Emacs Undo Redo

At first glance, undo seems like a simple thing expected of most software these days and hardly worth writing about. Indeed, when I say Emacs has a very powerful undo system—probably more so than any other text editor—you may wonder what could make an undo system powerful. So let’s start by considering two big problems most undo systems have:

  1. If you undo something, make some changes, then change your mind, what you undid is now lost and unrecoverable,
  2. If you make changes in two parts of the same file you cannot undo changes in the first part without undoing changes in the second part too.

Emacs comes with solutions to each of these out of the box. Read on to understand how it works and how we can improve upon the defaults even more.

Standard undo system

To deal with the first problem, it’s quite simple: Emacs stores undo commands themselves in the undo history. To understand how this works, imagine a situation where you’ve made two changes to a buffer and are now in state c. The history would look like this:

2        ^

If you now undo twice, you will get back to state a, as you would expect, and the history will look like this:


So far, so good, but what happens if we now make a non-undoing change such as entering some new text to get into state b'. In most editors, states b and c would at this point be lost, but in Emacs we get the following history:

2                    ^

What’s happened is the moment a command breaks the chain of undos, the chain of undos are themselves added to the undo history before any subsequent changes. This means you can always get back to any previous state, including b and c.

This might sound quite hard to understand but, in fact, it’s actually quite intuitive and I used this standard undo system for many years.


Another way to understand the states above is as a tree:

1  a
2 / \
3b   b'
4|   ^

Now it’s perhaps possible to see that Emacs undo is actually doing a kind of tree traversal but, by default, you can’t see the tree, you just have to imagine it.

But what if it’s too difficult to imagine? That’s where undo-tree comes in. Undo-tree replaces the standard undo system with an alternative system that gives the standard undo/redo commands while still retaining full access to the tree when you need it. It comes with a graphical tree browser so you can view the undo tree and move anywhere within it.

I should have installed undo-tree years ago. As it happens, I’ve only started using it recently, but now an even better alternative is available.


How I thought undo-tree worked was it used the standard Emacs undo system but merely enabled easier navigation through undo states by displaying a tree. This isn’t right, it actually replaces the undo system completely, but this is how vundo works. With vundo you use the standard undo system as described above, but you can display it as a tree and navigate through it when you need to.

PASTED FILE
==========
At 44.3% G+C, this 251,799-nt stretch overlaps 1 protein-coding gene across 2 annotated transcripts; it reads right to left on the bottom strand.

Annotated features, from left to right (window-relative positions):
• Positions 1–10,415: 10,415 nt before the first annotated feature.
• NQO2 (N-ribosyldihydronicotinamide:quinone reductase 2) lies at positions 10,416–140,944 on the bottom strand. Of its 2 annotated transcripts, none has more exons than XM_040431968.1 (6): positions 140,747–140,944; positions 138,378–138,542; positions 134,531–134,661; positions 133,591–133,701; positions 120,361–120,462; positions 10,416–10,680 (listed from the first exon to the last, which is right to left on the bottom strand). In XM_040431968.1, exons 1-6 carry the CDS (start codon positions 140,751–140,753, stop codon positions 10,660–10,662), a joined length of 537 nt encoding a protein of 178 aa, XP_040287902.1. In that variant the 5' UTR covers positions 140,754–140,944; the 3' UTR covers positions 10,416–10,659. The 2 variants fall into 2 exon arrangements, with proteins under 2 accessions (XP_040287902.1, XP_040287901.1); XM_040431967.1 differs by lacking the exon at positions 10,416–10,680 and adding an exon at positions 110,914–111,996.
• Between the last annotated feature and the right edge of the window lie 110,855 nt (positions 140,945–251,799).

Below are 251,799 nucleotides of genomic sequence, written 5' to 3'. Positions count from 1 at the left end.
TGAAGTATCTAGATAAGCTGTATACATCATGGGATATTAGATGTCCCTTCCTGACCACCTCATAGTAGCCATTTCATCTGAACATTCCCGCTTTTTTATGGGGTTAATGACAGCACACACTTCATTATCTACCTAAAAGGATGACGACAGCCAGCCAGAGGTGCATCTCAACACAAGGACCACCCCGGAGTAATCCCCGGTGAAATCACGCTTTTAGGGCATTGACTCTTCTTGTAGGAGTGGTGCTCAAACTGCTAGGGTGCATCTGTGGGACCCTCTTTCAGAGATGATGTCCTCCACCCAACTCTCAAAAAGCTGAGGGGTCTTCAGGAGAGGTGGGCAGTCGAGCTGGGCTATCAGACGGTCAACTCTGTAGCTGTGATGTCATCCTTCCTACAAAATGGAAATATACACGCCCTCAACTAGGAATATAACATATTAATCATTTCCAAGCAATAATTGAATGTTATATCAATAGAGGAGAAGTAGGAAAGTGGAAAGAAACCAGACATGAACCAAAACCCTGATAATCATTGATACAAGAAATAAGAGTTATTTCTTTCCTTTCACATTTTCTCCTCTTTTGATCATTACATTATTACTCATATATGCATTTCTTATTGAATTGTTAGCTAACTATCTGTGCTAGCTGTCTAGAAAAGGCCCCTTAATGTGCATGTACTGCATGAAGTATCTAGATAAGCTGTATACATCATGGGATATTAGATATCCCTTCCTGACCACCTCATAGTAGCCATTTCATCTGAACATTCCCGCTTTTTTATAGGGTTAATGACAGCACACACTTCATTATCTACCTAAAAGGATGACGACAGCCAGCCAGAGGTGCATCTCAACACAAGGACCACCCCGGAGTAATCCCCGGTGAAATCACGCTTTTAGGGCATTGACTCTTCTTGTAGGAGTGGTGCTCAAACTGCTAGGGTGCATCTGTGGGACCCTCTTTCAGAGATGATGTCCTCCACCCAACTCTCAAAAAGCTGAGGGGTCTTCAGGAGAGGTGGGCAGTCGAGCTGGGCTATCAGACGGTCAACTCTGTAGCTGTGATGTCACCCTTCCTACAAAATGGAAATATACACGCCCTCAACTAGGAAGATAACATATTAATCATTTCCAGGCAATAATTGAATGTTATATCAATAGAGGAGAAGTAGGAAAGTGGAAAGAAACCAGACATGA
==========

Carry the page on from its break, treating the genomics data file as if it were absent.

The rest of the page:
But vundo would not be competitive with undo-tree if it weren’t for a couple of recent changes to the standard Emacs undo system. These are the commands undo-only and undo-redo. Unlike standard undo, undo-only will not undo undos and undo-redo will only undo undos and not record itself as something to be undone. This might sound a bit confusing, but you can think of undo-only and undo-redo as exposing just the “normal” linear undo that most editors would provide.

I now have the following vundo config:

1(use-package vundo
2  :bind (("C-x u" . vundo)
3         ("C-/" . undo-only)
4         ("C-?" . undo-redo))
5  :config
6  (setq vundo-glyph-alist vundo-ascii-symbols))

To get persistent undo (ie. saving the undo history across Emacs sessions) there is undo-fu-session.

With this setup you get what undo-tree provided: the simple undo/redo system most of the time and access to the full tree when you need it. But because it uses the standard Emacs undo system it is simpler, potentially more robust and you get to use one of the most powerful Emacs undo features of all, as we will see next.

Undo in region

We’ve now covered problem number 1, but what about 2? A tragically little-known feature of the Emacs undo system is undo in region. Quite simply, if you select a region and undo, it will undo only within that region! How cool is that?

Undo-tree does support this, but it must be enabled by setting undo-tree-enable-undo-in-region. However, it is known to be buggy and the undo-tree author recommends against its use. But if we use vundo we can use it just fine.


The default Emacs undo system is the best there is. It’s one of the many small things that mean Emacs users never want to leave Emacs. Not only does it let you recover any previous state, you can even restrict your undoing to portions of the whole buffer.

But it wouldn’t really be Emacs if we didn’t still try to improve things. With just a couple of tweaks and a couple of extra packages we get an undo system that is easy to understand while losing none of its power and fully persistent between Emacs sessions.

Happy hacking!